Ya know, I’ve seen a lot of strange things working as a flight attendant in the last fourteen years, I really have, and just when I think I’ve seen it all a passenger will surprise me. Recently an elderly woman asked if I’d be willing to help her get her bra back on right after she yelled at me for talking too much in the aisle. And then there was the time I sat down on my jumpseat in the back of the airplane and another passenger cracked the lavatory door open and asked if I had a magazine she – not he – could borrow. I couldn’t make this stuff up if I tried.
Most of the time it’s a passenger making a strange request, but this time it’s an airline and that airline is implementing one wacky new policy. It wants you to pee before you fly. As of October 1, 2009, All Nippon Airways (ANA), a Japanese Airline, is asking its passengers to empty their bladders before boarding a flight, and they’re doing so in the guise of going green. Now I’m all for being green, I even carry my own eco friendly refillable water bottle along with me on trips, but setting up signs at the airport and hiring “loo-attendants” to remind people to use the bathroom is kind of crazy, don’t ya think? ANA believes a lighter aircraft will result in lower fuel use which in return will create a reduction in carbon emissions.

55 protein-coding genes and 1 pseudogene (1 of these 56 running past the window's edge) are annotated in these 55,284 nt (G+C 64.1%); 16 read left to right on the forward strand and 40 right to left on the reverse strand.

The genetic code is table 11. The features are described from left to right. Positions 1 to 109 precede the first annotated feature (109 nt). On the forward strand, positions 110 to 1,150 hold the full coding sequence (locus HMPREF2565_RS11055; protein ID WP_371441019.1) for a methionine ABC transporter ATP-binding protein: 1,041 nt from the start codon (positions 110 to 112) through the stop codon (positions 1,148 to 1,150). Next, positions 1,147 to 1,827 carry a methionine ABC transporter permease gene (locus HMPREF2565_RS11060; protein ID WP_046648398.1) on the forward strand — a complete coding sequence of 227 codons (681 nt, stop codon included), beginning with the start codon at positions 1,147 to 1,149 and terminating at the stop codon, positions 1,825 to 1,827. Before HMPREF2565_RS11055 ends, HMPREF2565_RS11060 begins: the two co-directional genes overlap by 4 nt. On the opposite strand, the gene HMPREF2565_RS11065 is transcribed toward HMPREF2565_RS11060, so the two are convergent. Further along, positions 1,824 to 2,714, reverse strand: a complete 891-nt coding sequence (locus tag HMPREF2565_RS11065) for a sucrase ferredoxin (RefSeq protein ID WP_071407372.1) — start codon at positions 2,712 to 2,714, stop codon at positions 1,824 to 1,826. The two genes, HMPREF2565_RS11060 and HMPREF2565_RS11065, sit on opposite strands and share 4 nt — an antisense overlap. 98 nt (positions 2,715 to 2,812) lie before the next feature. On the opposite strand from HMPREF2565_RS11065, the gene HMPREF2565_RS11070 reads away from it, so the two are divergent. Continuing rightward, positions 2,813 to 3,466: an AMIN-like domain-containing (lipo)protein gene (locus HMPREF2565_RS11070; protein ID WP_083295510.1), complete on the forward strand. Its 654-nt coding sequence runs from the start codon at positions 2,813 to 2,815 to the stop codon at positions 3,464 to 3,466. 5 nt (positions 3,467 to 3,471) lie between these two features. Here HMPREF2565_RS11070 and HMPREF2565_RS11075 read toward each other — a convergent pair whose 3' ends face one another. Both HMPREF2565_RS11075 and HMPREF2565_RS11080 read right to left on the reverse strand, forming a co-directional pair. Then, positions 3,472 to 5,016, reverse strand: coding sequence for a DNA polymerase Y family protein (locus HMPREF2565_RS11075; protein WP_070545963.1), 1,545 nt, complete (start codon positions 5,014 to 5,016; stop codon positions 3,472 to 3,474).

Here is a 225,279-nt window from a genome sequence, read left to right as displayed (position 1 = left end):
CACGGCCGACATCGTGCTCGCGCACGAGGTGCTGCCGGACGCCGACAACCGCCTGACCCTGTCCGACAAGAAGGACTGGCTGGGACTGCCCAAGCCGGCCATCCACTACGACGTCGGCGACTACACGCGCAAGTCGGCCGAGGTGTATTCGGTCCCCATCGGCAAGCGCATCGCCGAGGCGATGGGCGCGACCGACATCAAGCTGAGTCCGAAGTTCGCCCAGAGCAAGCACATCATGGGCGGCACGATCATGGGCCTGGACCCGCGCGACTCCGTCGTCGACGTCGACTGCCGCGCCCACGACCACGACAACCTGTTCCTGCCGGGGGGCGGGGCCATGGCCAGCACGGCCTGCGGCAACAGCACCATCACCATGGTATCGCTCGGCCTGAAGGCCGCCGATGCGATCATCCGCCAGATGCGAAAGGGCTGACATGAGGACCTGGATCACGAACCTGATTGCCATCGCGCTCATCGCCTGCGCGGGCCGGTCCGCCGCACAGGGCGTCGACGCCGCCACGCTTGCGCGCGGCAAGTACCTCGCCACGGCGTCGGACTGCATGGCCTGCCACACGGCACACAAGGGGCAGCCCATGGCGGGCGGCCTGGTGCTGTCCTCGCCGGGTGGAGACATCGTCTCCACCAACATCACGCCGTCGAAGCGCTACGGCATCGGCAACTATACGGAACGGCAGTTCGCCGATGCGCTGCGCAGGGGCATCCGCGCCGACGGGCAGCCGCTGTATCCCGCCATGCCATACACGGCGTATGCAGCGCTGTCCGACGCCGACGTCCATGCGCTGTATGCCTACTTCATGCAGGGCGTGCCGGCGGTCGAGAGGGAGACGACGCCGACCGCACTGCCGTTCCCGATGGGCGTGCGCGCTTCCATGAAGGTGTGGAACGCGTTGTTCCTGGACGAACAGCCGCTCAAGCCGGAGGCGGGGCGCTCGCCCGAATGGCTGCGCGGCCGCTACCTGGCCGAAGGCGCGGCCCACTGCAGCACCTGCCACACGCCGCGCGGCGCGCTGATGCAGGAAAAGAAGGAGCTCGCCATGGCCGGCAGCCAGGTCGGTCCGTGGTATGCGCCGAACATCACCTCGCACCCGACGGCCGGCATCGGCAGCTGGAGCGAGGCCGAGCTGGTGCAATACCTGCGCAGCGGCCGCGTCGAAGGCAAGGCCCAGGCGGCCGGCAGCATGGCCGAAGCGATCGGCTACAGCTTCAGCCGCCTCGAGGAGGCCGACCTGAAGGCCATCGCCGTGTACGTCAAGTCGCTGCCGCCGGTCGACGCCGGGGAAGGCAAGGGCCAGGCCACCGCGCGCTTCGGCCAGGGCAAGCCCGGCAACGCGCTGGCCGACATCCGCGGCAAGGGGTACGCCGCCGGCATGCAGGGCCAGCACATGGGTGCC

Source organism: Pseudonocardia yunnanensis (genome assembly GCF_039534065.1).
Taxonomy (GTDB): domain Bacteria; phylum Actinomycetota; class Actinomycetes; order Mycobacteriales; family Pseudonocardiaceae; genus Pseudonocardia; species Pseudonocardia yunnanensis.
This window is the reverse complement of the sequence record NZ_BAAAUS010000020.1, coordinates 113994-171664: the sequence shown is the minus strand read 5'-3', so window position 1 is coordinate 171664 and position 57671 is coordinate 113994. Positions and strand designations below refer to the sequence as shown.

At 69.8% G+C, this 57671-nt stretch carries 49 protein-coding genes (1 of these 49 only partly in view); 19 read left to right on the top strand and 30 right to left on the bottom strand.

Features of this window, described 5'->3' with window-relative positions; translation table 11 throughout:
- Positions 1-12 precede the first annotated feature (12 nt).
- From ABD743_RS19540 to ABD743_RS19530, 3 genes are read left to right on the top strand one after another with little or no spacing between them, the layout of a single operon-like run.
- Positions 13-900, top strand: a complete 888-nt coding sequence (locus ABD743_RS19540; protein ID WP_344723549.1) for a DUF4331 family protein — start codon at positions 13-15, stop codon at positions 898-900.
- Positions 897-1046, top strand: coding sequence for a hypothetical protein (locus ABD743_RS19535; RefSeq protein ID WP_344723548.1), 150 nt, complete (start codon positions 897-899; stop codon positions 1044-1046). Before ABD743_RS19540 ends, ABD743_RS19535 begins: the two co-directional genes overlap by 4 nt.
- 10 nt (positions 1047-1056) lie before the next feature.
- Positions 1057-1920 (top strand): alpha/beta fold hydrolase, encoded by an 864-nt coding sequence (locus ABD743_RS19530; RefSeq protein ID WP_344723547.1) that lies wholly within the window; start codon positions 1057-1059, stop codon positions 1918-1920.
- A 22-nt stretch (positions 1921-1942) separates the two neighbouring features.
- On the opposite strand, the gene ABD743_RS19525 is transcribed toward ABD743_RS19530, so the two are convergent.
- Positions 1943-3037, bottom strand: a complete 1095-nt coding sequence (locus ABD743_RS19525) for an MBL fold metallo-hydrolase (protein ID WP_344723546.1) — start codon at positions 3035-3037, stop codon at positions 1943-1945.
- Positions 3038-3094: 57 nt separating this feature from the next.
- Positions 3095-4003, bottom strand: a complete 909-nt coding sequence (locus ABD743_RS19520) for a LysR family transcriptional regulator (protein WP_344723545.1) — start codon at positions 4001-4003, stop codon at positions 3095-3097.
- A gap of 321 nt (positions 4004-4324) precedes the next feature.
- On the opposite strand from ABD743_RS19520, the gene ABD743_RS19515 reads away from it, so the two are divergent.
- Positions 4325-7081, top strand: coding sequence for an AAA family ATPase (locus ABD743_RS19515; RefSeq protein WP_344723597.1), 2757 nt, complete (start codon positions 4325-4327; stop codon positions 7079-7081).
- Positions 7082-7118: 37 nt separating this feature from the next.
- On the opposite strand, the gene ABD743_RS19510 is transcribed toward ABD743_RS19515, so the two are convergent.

Perhaps All Nippon is on to something. It’s been rumored that American Airlines saved $40,000 in 1987 when they removed one olive – ONE OLIVE! – from each salad in first class. Can you imagine how much money will be saved if every single passenger on board a full flight uses the loo before take-off? According to the Dailymail.co.uk, the average human bladder capacity is 15oz, which means if 150 passengers relieved themselves that would total to 63.7kg of waste. That’s 140 pounds, people! That doesn’t even count the amount of money the airline stands to save on toilet paper. Now does anyone know how much an olive weighs?
Of course it’s the All Nippon staff who is in charge of asking passengers to use the restroom one last time before they board. How embarrassing is that going to be – for everyone involved! I can’t help but wonder who, exactly, is going to do this, and how, exactly, this will be done, and what, exactly, is going to be said. I’m dying to know. Will frequent fliers receive special treatment by being allowed to go first? Will flight attendants be able to flash their badge and cut the line like we do at security? Will the airline take a delay for passengers who have difficulty going on cue. Next thing you know ANA will start limiting the amount of beverages allowed to be consumed on board after take-off! And here I thought charging for checked bags was bad!
While the airline is only in an experimental phase with it’s carbon emission reduction plan which will take place over one month and forty two flights, it may actually extend the program if it is well received by passengers and gets positive results.
Photo courtesy of Tango-Sierra